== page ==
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New York's newly created state ethics panel is off to a slow start

state capitol building
CC BY-SA 3.0/Wikimedia Commons
The eastern side of the New York state Capitol in Albany, NY.

The troubled state Joint Commission on Public Ethics went out of businesses earlier this month, after Gov. Kathy Hochul and the state legislature agreed to replace it with a new ethics panel. But progress on creating the new commission has been slow, leaving the state without any ethics panel at all.

JCOPE held its last meeting July 7 on Zoom, with little fanfare.

JCOPE, sometimes referred to by critics as “JJOKE”, was created by former Gov. Andrew Cuomo and Republicans and Democrats who at the time ran the New York State legislature. It was derided for being too close to Cuomo and for at times protecting the ex- governor’s allies. Its complicated voting rules meant that a simple majority of appointees could not approve an investigation into possible ethical violations. And, when probes were okayed, they often lingered indefinitely.

The new commission, the New York State Commission on Ethics and Lobbying in Government, was created in April by Hochul and Democrats, who now lead the legislature. Just like the old commission, it allows top elected officials to nominate appointees, although the governor now has just three slots to fill, instead to six. And now the nominees have to be vetted first by a rotating panel of 15 law school deans.

Blair Horner, with the New York Public Interest Research Group, a government reform organization, says the new commission is somewhat of an improvement over the old one.

“JCOPE did set a low bar for ethics and lobbying oversight,” Horner said. “This new entity should operate better.”

Horner says the voting rules are more straightforward, and the new commission will be more transparent about investigations it is conducting and have to adhere to the state’s open meetings laws, and Freedom of Information Laws.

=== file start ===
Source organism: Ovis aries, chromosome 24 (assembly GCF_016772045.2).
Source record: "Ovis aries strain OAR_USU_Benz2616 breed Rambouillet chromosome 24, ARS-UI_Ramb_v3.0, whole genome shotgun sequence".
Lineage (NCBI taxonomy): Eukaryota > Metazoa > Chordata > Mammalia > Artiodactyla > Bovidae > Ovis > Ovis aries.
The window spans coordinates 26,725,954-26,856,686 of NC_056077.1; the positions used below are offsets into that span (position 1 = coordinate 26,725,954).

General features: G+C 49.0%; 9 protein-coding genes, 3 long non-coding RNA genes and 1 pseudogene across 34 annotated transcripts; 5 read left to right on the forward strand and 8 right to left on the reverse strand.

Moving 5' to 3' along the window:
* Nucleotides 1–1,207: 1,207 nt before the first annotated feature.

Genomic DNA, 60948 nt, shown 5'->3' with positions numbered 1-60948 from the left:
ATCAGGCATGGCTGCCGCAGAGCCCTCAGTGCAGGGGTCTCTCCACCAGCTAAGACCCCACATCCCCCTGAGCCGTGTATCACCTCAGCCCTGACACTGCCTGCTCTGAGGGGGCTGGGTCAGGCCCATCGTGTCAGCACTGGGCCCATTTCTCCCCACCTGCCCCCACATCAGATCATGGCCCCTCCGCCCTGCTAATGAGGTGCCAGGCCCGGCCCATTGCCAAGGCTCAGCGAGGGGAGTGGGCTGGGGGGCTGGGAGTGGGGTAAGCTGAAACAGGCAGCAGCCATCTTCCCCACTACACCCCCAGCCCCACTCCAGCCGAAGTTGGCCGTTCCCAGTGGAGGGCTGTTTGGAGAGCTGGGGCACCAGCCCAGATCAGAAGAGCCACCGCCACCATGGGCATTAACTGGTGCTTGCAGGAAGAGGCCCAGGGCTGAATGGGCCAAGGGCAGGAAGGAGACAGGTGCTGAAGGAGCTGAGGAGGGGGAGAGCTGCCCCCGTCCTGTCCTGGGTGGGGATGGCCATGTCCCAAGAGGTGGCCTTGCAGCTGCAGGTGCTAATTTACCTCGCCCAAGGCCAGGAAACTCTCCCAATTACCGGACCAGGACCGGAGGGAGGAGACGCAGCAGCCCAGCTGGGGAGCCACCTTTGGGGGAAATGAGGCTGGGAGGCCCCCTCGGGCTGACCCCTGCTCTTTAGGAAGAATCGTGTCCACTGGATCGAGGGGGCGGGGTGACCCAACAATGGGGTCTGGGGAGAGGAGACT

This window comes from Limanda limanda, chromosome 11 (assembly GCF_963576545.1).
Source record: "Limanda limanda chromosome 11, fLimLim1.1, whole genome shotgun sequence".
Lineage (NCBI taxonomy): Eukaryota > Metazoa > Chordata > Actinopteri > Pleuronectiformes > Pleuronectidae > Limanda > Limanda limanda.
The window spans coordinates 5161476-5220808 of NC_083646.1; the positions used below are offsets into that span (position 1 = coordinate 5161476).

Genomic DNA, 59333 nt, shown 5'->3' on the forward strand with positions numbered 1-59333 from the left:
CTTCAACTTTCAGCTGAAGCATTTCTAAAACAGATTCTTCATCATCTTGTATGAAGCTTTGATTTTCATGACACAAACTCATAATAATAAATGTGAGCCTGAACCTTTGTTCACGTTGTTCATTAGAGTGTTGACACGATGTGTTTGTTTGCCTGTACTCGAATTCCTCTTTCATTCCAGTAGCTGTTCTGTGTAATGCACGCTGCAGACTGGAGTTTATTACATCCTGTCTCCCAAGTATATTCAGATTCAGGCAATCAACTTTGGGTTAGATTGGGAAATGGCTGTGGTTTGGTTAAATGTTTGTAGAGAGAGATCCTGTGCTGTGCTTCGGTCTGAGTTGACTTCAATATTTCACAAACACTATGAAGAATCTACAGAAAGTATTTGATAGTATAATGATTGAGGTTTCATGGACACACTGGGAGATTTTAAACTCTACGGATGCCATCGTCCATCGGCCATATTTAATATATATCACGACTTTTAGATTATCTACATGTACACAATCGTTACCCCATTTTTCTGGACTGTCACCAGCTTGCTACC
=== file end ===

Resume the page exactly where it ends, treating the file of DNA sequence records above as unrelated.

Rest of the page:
Rachael Fauss, with Reinvent Albany, says it’s an opportunity to restore some credibility to the state’s ethics policing system.

“A best case scenario is a fresh start,” Fauss said. “New members, getting rid of some of the baggage of JCOPE.”

But both Fauss and Horner say it has a fundamental flaw, because the politicians still get to choose the commissioners, and the deck is not evenly stacked.

The governor still gets more slots than anyone else, and legislative majority party leaders get two appointees each, compared to just one each for minority party leaders.

Fauss says it remains to be seen whether the politicians who appointed the commissioners will allow them to act freely, when it comes to potential ethics violations.

“It’s going to be in part up to them to let their members act more independently,” Fauss said.

Although the commission was approved more than three months ago, the governor and legislative leaders have been slow to name appointees. Attorney General Tish James finally named her choice on July 25, and Hochul has named just two of her three nominees.

Horner says the delays are already sending the wrong message the public.

“There’s probably no good excuse for why it’s taking so long, and it’s bad,” Horner said. “By dragging out the appointment process it’s not building any confidence.”

Under the rules, the law school deans have 30 days to check over the commissioners. Fauss says the deans, to their credit, have added a few more steps to make the process even more transparent, including a seven day public comment period. She says the deans, who did not advocate to be part of the new process, also have their own reputations to protect.

“It’s in their interest to have it be more robust process,” Fauss said. “So that their decisions are as good as possible.”

Although it lacks actual commissioners, the commission’s staff is still carrying out the work of processing lobbyists’ reports and ethics filings of elected officials, and the old deadlines, and penalties continue to apply.

But until all of the commissioners are approved, the panel cannot investigate any allegations of a wide array of ethical violations, including any incidents of alleged sexual harassment.

Karen DeWitt is Capitol Bureau chief for the New York Public News Network, composed of a dozen newsrooms across the state. She has covered state government and politics for the network since 1990.